Educators discuss Common Core’s allocation of funds

John Krull discusses the allocation of Common Core State Standards funding at the public hearing on Wednesday evening.

John Krull discusses the allocation of Common Core State Standards funding at the public hearing on Wednesday evening.

In preparation for the full implementation of Common Core State Standards, Oakland Unified School District (OUSD) held a public hearing on Wednesday evening to discuss allocation of funds. The district has spent two years preparing for the transition to the new standards, which will focus on improving students’ ability to analyze complex texts, and engage in critical thinking.

The public hearing, hosted by Deputy Superintendent Maria Santos and OUSD Information Technology Officer John Krull, proposed a one-time allocation of $6.9 million to be used for professional development of teachers, new instructional materials, and technology that supports teaching and learning.

Of that amount, $3.4 million would be dedicated to curriculum materials and professional development. Among other things, the money would be used to equip every classroom with a library, and to fund a 5-day summer institute that will train teachers in the new approach.

The training program is important, Santos says, because the new standards call for “a significant departure from the practices that have been employed in our classrooms today.”

It takes “time, practice, and perseverance to create the type of readers we want in our schools,” she added.

Some of the money would also go toward expanding the district’s pilot technology program, so that it meets the new statewide requirement that all students in the district have equal access to computers and the Internet. At present, Krull notes,  there is “quite a disparity” in the technological resources available at each school, with some schools having many more computers than others . According to a survey conducted last spring by OUSD, teachers and principals agree that overall there is a lack of quality computers at the schools – a problem Krull hopes to remedy through  a district-wide adoption of Chromebooks.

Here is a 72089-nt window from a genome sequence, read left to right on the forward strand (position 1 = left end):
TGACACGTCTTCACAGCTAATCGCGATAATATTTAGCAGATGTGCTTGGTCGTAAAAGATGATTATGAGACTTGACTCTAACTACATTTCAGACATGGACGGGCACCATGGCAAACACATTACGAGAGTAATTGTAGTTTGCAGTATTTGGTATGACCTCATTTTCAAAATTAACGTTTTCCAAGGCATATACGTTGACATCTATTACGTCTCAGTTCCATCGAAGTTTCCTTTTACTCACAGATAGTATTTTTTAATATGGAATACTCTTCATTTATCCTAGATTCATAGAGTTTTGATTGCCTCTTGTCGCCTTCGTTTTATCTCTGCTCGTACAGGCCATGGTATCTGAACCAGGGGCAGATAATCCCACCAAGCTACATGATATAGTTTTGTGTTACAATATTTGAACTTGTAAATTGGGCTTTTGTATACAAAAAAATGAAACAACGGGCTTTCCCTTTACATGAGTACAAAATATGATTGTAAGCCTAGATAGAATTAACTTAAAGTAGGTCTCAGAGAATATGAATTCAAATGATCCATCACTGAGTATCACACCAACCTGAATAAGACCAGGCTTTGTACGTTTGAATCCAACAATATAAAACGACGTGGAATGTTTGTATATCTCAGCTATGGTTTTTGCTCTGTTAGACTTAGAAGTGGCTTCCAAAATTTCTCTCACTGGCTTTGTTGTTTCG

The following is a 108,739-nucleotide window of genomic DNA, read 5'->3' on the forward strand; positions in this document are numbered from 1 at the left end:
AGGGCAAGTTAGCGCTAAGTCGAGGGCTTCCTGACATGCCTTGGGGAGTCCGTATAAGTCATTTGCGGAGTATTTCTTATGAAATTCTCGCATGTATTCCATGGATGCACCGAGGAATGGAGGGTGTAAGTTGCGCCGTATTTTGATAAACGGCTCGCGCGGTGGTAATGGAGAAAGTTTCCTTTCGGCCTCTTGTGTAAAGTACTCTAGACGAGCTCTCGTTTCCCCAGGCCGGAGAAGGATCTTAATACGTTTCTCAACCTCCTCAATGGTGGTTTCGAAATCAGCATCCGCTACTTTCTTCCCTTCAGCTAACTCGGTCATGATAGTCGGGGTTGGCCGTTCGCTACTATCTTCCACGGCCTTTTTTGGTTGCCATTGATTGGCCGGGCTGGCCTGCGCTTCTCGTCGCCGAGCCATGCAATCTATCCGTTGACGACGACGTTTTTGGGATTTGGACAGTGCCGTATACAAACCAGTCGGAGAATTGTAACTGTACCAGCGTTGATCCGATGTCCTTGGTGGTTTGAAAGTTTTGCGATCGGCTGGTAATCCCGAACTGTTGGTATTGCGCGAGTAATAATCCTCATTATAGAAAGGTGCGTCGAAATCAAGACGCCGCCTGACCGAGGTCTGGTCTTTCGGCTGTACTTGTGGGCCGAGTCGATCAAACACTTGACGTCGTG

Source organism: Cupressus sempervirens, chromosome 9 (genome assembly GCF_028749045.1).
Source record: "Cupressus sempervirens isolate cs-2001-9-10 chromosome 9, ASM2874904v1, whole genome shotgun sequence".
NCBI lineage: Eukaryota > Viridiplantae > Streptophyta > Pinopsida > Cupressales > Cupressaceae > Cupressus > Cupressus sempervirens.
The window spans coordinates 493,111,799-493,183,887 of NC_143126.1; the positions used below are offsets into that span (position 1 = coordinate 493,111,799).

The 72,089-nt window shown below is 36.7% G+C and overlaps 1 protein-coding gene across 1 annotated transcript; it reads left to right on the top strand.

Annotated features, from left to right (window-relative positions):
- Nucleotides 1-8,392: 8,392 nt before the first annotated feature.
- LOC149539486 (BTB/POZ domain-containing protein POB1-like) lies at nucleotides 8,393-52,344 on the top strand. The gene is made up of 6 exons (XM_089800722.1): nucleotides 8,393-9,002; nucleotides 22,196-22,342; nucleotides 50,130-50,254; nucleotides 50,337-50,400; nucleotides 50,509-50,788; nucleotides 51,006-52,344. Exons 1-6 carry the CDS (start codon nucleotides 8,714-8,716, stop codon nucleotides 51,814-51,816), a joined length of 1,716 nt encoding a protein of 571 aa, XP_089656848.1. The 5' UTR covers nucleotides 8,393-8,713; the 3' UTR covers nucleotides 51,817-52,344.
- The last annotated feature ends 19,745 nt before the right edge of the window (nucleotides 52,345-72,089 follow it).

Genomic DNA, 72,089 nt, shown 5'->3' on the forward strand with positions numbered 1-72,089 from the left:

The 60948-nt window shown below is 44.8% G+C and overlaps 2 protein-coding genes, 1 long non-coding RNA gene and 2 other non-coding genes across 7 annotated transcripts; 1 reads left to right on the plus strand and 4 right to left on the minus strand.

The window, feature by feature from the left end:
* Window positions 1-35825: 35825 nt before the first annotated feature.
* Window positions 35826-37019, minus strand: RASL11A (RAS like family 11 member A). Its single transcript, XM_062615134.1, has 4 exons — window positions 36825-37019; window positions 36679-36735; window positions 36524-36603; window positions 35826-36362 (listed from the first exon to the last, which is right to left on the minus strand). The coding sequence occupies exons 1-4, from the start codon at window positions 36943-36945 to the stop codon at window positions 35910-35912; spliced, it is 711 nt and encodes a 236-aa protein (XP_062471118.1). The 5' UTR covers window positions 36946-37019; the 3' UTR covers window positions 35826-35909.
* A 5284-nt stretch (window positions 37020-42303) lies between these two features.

Along with curriculum, professional development and technology support, the proposed funds will also provide each school with three stipend teachers who will focus on English Language Arts, instructional technology and mathematics. A total of 87 other stipend teachers will also be available for high need schools.

The proposed $6.9 million in funding will be voted on by board members at the next OUSD Board of Education meeting on December 11 at 5 p.m. If the allocation of funds is approved, it will be implemented in the schools starting in February 2014.

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